The mystery of fyre is one which has much occupyed my studies and the studies of men before me. ... I have concluded that fyre is the product of Fyre Antes.
Professor J Klewlise, "On the nature and origin of fyre" (1542)
There are large and small crickets, each was unique.
These little buggers are the bane and blessing of adventurers. If you find a location with lots of ogone’s, you know there is magic and magical treasure about. However, since the average adventurer has more magic items than the normal area, the flies will hang around the adventurer and their items.
Creepy, Crawley, Buzzing, Digging, Biting, Building, Sticking, Jumping, Clicking, and all the other things these small things do.
"OH MY GOD! LOOK AT THE SIZE OF THAT THING!"
It is whispered at harvest bonfires that sometimes swarms will combine into a monstrously huge pile of Black Leaf Bugs, able to instantly stop anything it comes across. What is left explodes in a shower of maggots.
Dragons, being huge and meaty, are the ideal habitat for countless unpleasant parasites.
These mites fly silently and are small enough to be nearly invisible to the naked eye. If it was not for light, no one would know they were there. These creatures absorb and re-emmit light, turning dim to bright, and bright to blinding.
Ka’tshar are very similar to ants with one exception. They are about 6" long.
Sages and naturalists frown at the common name given to these strange creatures by the small folk, but sometimes the silliest nicknames for creatures, places and people persevere in the minds of many. “Purifiers”, “Pond Jellies”, “Breath-Stealers”, “Lung-Ticklers” and “River Butterflies” are much less commonly heard appellations for these life forms. Wet Faeries are basically (and simply) a species of fist-sized, fresh-water jellyfish. Several traits steer them toward the peculiar category however. Firstly, Wet Faeries are nearly invisible in the water, much like their marine cousins but even more so. One can swim in a river swarming with these critters and not even notice their presence. Secondly, they possess the unique ability to clean and purify whatever body of water they inhabit. They do this via some sort of biological filtration process, sucking in all toxins present in the water, and releasing it back in its purest form. Needless to say, they are both a blessing and a curse to whichever folk dwell beside the rivers and lakes Wet Faeries inhabit. On one hand, no purer water can be found anywhere than a Wet Faerie lake or pond, and yet, in “pure” water “life” tends in fact to die out, lacking the needed nutrients to prosper. Thirdly, their “sting” is (unfortunately) virulently poisonous to all mammalians. Wet Faeries are loathe to sting anyone or anything, using their barbed fronds as a last line of defense, but if stung, most swimmers will suffer respiratory arrest, and die within minutes, usually drowning before they can make it back to shore.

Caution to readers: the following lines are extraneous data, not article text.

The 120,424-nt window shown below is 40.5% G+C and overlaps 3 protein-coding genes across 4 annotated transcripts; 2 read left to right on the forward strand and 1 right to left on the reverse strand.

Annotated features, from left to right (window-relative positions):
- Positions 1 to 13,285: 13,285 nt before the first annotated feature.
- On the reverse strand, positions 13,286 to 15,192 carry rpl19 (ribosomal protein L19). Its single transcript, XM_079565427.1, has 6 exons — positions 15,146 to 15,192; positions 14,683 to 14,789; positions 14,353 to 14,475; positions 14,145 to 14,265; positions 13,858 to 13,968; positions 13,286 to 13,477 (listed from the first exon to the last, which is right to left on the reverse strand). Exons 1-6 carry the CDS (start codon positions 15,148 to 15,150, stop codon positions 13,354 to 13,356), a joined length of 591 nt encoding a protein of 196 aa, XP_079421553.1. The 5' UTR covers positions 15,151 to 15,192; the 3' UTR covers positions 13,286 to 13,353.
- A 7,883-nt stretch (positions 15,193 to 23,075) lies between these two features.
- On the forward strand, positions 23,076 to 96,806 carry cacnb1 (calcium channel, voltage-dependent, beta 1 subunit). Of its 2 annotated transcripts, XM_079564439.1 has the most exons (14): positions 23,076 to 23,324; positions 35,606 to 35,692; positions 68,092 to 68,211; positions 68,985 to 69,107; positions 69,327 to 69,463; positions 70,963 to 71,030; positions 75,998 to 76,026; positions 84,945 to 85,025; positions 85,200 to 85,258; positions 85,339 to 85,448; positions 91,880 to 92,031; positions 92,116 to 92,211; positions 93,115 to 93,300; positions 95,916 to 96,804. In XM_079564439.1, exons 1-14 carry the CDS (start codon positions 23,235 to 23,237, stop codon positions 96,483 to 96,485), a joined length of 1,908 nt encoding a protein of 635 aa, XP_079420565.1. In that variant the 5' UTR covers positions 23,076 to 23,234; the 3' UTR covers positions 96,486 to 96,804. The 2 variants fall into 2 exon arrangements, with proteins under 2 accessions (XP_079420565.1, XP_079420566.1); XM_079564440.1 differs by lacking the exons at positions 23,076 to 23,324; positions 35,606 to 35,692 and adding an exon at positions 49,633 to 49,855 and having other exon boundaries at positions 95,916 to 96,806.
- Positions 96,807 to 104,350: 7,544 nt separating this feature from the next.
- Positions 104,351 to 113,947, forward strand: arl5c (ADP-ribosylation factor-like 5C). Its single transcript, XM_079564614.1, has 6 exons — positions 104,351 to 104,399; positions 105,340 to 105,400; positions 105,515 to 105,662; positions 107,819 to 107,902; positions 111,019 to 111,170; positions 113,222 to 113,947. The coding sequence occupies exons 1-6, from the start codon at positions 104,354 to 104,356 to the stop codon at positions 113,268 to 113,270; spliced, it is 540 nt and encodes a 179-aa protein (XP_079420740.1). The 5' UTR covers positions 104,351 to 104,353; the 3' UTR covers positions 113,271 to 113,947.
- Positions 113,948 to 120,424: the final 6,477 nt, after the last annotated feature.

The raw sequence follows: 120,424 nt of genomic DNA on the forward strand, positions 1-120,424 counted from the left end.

Alchemists, druids, and less savory characters have studied these creatures over the years, and have predictably found all the ways Wet Faeries could be exploited. Morbidly humorous, some bards find it, that the Poisoners and Assassins Guilds as well as the Healer’s Union, all prize these creatures. The assassins use the extracted venom in obvious fashion, while the priests and healers use the still-living jelly-fish to sterilize other poison potions and to cure those already poisoned on death’s door.
It is known that a certain Earl Von Trumble keeps his vast castle moat stocked with Wet Faeries, the waters so clear that every bone of every one of his past enemies can be clearly seen on the bottom, twenty two feet below.